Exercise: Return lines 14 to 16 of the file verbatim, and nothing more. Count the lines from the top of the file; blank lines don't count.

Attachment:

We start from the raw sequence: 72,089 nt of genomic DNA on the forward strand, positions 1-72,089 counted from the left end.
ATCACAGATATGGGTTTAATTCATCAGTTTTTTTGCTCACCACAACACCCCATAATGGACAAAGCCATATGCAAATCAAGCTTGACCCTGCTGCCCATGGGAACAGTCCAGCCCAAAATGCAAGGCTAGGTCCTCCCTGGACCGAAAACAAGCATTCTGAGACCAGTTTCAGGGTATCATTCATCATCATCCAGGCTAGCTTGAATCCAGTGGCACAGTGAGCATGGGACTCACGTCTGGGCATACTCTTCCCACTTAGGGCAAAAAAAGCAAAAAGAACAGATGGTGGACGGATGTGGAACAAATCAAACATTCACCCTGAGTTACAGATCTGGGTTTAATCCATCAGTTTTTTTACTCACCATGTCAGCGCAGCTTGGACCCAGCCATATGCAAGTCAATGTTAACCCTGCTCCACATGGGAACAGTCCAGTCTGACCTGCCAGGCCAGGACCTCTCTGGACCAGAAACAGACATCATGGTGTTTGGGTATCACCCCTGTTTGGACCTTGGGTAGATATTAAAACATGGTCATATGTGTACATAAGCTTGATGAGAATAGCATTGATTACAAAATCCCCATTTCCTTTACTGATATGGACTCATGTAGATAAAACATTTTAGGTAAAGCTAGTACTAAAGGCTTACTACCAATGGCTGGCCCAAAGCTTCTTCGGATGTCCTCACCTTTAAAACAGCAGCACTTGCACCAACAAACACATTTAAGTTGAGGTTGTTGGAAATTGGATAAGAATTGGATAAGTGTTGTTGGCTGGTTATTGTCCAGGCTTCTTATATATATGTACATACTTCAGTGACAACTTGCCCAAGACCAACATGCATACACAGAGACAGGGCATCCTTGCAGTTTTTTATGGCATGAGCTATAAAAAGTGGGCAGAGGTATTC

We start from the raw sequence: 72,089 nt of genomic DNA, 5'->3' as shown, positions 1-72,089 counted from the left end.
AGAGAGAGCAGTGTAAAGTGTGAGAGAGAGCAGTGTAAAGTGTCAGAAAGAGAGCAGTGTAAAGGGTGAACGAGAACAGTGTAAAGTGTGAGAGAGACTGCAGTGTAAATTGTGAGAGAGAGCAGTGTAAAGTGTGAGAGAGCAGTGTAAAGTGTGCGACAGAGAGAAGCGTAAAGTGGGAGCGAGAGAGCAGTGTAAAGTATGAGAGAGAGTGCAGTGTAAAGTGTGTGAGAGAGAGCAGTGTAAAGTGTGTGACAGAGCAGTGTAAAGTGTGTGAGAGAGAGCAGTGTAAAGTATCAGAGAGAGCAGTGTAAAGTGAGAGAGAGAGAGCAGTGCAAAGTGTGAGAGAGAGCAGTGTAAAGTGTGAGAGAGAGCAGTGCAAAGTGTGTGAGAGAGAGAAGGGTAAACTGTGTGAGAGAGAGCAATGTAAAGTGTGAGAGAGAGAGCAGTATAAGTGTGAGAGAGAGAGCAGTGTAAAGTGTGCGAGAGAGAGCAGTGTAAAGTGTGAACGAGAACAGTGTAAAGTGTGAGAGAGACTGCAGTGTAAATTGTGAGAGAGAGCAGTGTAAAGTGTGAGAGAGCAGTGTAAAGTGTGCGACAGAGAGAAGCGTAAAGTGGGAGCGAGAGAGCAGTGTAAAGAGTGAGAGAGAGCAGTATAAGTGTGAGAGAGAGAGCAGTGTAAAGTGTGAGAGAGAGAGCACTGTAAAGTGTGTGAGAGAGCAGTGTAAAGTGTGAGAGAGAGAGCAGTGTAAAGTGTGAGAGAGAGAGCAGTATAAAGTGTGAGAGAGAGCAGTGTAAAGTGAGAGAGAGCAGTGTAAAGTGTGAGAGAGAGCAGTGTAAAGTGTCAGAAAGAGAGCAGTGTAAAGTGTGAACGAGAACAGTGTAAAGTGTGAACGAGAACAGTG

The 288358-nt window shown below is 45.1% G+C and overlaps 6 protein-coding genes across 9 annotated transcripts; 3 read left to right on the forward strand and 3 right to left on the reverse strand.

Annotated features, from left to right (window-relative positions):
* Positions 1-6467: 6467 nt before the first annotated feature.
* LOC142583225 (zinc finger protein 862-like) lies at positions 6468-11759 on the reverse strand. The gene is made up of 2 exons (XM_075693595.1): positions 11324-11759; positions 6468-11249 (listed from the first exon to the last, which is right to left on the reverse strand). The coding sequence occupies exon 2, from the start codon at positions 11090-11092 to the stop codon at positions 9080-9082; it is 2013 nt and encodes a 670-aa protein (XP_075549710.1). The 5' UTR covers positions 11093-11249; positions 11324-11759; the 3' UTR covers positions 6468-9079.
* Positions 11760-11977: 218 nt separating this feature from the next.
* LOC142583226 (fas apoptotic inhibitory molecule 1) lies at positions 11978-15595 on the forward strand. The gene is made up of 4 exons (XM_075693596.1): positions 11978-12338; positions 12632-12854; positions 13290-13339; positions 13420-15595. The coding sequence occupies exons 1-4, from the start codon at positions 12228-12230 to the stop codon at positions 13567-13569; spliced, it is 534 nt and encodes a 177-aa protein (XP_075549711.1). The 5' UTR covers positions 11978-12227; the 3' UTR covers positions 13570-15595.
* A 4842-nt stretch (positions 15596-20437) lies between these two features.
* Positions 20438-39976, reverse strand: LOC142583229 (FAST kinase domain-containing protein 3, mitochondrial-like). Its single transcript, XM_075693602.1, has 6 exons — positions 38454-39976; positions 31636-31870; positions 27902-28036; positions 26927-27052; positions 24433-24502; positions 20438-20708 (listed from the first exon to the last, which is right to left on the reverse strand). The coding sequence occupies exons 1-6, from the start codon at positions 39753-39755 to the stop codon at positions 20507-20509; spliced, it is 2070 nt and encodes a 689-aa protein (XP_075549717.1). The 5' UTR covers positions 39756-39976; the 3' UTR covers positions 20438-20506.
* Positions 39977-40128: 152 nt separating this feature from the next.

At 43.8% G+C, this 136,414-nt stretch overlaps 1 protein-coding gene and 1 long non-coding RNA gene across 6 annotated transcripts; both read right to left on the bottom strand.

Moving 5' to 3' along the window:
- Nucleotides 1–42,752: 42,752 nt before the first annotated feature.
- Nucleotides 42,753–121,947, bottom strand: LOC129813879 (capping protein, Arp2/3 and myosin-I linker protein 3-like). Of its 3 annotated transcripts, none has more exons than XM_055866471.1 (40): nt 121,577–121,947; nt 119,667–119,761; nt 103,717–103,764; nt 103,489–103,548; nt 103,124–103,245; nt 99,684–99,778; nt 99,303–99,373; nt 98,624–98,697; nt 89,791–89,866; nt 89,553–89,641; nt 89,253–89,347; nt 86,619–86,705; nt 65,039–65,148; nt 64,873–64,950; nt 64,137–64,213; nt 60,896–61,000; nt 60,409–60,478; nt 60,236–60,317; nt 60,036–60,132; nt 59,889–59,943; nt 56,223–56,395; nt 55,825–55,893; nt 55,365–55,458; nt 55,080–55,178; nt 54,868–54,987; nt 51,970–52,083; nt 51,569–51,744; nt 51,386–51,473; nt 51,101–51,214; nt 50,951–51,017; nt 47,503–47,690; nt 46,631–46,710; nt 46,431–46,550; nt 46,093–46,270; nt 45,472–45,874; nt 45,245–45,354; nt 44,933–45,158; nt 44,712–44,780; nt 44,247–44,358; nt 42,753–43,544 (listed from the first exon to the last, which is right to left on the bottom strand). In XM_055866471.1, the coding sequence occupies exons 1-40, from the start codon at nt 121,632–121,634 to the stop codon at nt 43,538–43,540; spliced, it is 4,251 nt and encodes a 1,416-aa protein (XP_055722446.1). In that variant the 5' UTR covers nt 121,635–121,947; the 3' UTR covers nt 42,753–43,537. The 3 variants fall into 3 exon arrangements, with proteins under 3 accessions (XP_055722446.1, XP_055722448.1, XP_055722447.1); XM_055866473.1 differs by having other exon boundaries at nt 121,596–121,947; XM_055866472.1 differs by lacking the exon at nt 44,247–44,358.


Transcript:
At 43.8% G+C, this 136,414-nt stretch overlaps 1 protein-coding gene and 1 long non-coding RNA gene across 6 annotated transcripts; both read right to left on the bottom strand.

Moving 5' to 3' along the window:
- Nucleotides 1–42,752: 42,752 nt before the first annotated feature.